Responding to poverty by paring back nutrition programs is like answering a rise in diabetes by slashing insulin production. And as Pete Gallego (D-Tex.) argued, almost all of the recipients are either children or elderly.

What’s to become of these nutrition programs now is unclear. But even the Democratic-controlled Senate wants to cut them, by $4 billion, and the White House has said it can live with that number. So the argument our leaders are having really boils down to whether we’re going to cut or gut programs that keep at-risk kids from going without.

Some opponents of the bill practically burst into flames on the House floor, where some of the loudest voices were female: “Mitt Romney was right,” thundered Corrine Brown (D-Fla.) “You all do not care about the 47 percent! Shame on you!”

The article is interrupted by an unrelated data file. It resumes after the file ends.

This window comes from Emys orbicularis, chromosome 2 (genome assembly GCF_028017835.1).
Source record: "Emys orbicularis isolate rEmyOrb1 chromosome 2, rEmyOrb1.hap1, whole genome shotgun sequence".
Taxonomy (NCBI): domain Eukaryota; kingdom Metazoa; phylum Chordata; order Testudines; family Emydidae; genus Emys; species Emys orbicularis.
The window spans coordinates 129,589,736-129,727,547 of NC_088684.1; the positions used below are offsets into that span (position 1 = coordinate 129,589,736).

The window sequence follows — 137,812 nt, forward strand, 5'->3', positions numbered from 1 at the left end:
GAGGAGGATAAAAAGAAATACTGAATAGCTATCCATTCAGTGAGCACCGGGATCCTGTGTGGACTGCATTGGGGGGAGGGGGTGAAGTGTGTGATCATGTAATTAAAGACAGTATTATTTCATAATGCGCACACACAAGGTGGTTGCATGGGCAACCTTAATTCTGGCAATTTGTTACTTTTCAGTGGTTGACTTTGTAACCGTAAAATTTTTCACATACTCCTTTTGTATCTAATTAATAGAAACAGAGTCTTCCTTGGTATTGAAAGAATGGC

“Vote no! Vote no! It’s ridiculous what you’re doing to our children!” said Sheila Jackson Lee (D-Tex.)

Minority Leader Nancy Pelosi wasn’t shouting, but was shaming: To pass the bill, she said, was “to dishonor the God who made us.”

“To take food out of the mouths of babies? What are you thinking?” she asked. “Or are you thinking?”

Female anger is a hot topic right now; I just finished Claire Messud’s not-nice novel “The Woman Upstairs,” about an elementary school teacher who life has turned into a human cauldron and “a ravenous wolf.” Even the Blessed Virgin is fuming in Colm Toibin’s “The Testament of Mary.” And if Democratic women on the House floor on Thursday were no slouches in tearing the roof off, well, sometimes fury is the only rational response.